SO I started for town in the wagon, and when I was half-way I see a wago_oming, and sure enough it was Tom Sawyer, and I stopped and waited till h_ome along. I says "Hold on!" and it stopped alongside, and his mouth opene_p like a trunk, and stayed so; and he swallowed two or three times like _erson that's got a dry throat, and then says:
"I hain't ever done you no harm. You know that. So, then, what you want t_ome back and ha'nt ME for?"
"I hain't come back—I hain't been GONE."
When he heard my voice it righted him up some, but he warn't quite satisfie_et. He says:
"Don't you play nothing on me, because I wouldn't on you. Honest injun, yo_in't a ghost?"
"Honest injun, I ain't," I says.
"Well—I—I—well, that ought to settle it, of course; but I can't somehow see_o understand it no way. Looky here, warn't you ever murdered AT ALL?"
"No. I warn't ever murdered at all—I played it on them. You come in here an_eel of me if you don't believe me."
So he done it; and it satisfied him; and he was that glad to see me again h_idn't know what to do. And he wanted to know all about it right off, becaus_t was a grand adventure, and mysterious, and so it hit him where he lived.
But I said, leave it alone till by and by; and told his driver to wait, and w_rove off a little piece, and I told him the kind of a fix I was in, and wha_id he reckon we better do? He said, let him alone a minute, and don't distur_im. So he thought and thought, and pretty soon he says:
"It's all right; I've got it. Take my trunk in your wagon, and let on it'_our'n; and you turn back and fool along slow, so as to get to the house abou_he time you ought to; and I'll go towards town a piece, and take a fres_tart, and get there a quarter or a half an hour after you; and you needn'_et on to know me at first."
"All right; but wait a minute. There's one more thing—a thing that NOBOD_on't know but me. And that is, there's a nigger here that I'm a- trying t_teal out of slavery, and his name is JIM—old Miss Watson's Jim."
"What! Why, Jim is—"
He stopped and went to studying. I says:
"I know what you'll say. You'll say it's dirty, low-down business; but what i_t is? I'm low down; and I'm a-going to steal him, and I want you keep mum an_ot let on. Will you?"
His eye lit up, and he says:
"I'll HELP you steal him!"
Well, I let go all holts then, like I was shot. It was the most astonishin_peech I ever heard—and I'm bound to say Tom Sawyer fell considerable in m_stimation. Only I couldn't believe it. Tom Sawyer a NIGGER-STEALER!
"Oh, shucks!" I says; "you're joking."
"I ain't joking, either."
"Well, then," I says, "joking or no joking, if you hear anything said about _unaway nigger, don't forget to remember that YOU don't know nothing abou_im, and I don't know nothing about him."
Then we took the trunk and put it in my wagon, and he drove off his way and _rove mine. But of course I forgot all about driving slow on accounts of bein_lad and full of thinking; so I got home a heap too quick for that length of _rip. The old gentleman was at the door, and he says:
"Why, this is wonderful! Whoever would a thought it was in that mare to do it?
I wish we'd a timed her. And she hain't sweated a hair—not a hair. It'_onderful. Why, I wouldn't take a hundred dollars for that horse now—_ouldn't, honest; and yet I'd a sold her for fifteen before, and thought 'twa_ll she was worth."
That's all he said. He was the innocentest, best old soul I ever see. But i_arn't surprising; because he warn't only just a farmer, he was a preacher, too, and had a little one-horse log church down back of the plantation, whic_e built it himself at his own expense, for a church and schoolhouse, an_ever charged nothing for his preaching, and it was worth it, too. There wa_lenty other farmer-preachers like that, and done the same way, down South.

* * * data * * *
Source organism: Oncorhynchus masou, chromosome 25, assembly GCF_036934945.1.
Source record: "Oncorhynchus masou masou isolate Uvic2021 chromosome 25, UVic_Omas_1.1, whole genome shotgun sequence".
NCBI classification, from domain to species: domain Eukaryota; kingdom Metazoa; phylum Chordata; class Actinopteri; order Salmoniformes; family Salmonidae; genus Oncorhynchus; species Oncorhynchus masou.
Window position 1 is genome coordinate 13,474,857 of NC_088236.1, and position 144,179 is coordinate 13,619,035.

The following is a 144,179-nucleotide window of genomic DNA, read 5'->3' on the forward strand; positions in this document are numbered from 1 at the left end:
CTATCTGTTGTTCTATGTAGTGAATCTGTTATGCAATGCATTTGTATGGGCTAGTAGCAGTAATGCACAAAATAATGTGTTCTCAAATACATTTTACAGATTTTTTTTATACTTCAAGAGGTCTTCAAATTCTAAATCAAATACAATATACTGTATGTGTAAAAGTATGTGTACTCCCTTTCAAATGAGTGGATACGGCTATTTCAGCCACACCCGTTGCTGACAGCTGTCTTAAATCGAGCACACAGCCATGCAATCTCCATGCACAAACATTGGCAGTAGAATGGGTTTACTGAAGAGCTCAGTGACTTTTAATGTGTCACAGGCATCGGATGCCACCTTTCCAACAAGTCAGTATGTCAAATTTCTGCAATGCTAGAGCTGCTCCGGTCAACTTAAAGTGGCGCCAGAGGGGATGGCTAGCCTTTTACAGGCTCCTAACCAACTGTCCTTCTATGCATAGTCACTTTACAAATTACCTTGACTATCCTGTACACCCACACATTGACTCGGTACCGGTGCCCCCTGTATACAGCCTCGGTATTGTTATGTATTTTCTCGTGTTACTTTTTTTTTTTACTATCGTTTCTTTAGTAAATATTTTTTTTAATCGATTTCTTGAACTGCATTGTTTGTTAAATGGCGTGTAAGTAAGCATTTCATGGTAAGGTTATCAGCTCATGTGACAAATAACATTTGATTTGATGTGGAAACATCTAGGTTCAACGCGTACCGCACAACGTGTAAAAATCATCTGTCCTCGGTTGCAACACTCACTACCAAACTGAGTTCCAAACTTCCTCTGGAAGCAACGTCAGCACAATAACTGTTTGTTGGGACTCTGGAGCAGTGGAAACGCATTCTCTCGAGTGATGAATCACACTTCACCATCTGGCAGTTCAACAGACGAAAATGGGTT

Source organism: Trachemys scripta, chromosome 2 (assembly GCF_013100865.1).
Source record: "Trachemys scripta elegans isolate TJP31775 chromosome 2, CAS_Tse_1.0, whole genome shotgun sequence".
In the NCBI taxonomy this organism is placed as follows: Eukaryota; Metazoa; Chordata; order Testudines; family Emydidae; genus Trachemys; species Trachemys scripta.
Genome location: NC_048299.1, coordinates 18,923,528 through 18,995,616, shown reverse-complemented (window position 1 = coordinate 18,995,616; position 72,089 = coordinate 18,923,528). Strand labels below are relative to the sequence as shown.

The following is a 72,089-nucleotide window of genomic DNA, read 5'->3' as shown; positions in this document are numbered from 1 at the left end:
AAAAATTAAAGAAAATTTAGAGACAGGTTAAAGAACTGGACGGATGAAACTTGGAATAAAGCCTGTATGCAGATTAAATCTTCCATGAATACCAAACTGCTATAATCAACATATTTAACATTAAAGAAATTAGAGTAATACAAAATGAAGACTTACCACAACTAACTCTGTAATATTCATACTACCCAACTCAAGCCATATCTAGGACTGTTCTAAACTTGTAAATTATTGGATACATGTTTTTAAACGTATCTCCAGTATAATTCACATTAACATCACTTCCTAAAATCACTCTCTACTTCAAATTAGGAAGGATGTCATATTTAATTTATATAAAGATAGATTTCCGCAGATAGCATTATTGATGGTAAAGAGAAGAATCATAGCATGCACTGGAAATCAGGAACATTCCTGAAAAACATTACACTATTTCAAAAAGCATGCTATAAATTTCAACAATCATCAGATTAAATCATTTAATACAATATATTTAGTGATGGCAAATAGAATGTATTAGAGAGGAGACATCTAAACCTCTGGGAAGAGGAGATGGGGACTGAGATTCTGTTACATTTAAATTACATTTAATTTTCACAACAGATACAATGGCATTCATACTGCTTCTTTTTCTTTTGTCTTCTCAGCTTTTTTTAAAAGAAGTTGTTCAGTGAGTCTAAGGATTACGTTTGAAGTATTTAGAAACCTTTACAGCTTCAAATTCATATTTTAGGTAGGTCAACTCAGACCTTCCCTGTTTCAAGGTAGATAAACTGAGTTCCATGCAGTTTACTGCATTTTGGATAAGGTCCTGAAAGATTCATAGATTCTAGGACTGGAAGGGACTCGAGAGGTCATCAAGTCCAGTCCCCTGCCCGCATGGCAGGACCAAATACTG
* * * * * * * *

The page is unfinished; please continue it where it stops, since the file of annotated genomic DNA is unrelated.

In about half an hour Tom's wagon drove up to the front stile, and Aunt Sall_he see it through the window, because it was only about fifty yards, an_ays:
"Why, there's somebody come! I wonder who 'tis? Why, I do believe it's _tranger. Jimmy" (that's one of the children) "run and tell Lize to put o_nother plate for dinner."
Everybody made a rush for the front door, because, of course, a stranger don'_ome EVERY year, and so he lays over the yaller-fever, for interest, when h_oes come. Tom was over the stile and starting for the house; the wagon wa_pinning up the road for the village, and we was all bunched in the fron_oor. Tom had his store clothes on, and an audience—and that was always nut_or Tom Sawyer. In them circumstances it warn't no trouble to him to throw i_n amount of style that was suitable. He warn't a boy to meeky along up tha_ard like a sheep; no, he come ca'm and important, like the ram. When he go_-front of us he lifts his hat ever so gracious and dainty, like it was th_id of a box that had butterflies asleep in it and he didn't want to distur_hem, and says:
"Mr. Archibald Nichols, I presume?"
"No, my boy," says the old gentleman, "I'm sorry to say 't your driver ha_eceived you; Nichols's place is down a matter of three mile more. Come in, come in."
Tom he took a look back over his shoulder, and says, "Too late—he's out o_ight."
"Yes, he's gone, my son, and you must come in and eat your dinner with us; an_hen we'll hitch up and take you down to Nichols's."
"Oh, I CAN'T make you so much trouble; I couldn't think of it. I'll walk —_on't mind the distance."
"But we won't LET you walk—it wouldn't be Southern hospitality to do it. Com_ight in."
"Oh, DO," says Aunt Sally; "it ain't a bit of trouble to us, not a bit in th_orld. You must stay. It's a long, dusty three mile, and we can't let yo_alk. And, besides, I've already told 'em to put on another plate when I se_ou coming; so you mustn't disappoint us. Come right in and make yourself a_ome."
So Tom he thanked them very hearty and handsome, and let himself be persuaded, and come in; and when he was in he said he was a stranger from Hicksville, Ohio, and his name was William Thompson—and he made another bow.
Well, he run on, and on, and on, making up stuff about Hicksville an_verybody in it he could invent, and I getting a little nervious, an_ondering how this was going to help me out of my scrape; and at last, stil_alking along, he reached over and kissed Aunt Sally right on the mouth, an_hen settled back again in his chair comfortable, and was going on talking; but she jumped up and wiped it off with the back of her hand, and says:
"You owdacious puppy!"
He looked kind of hurt, and says: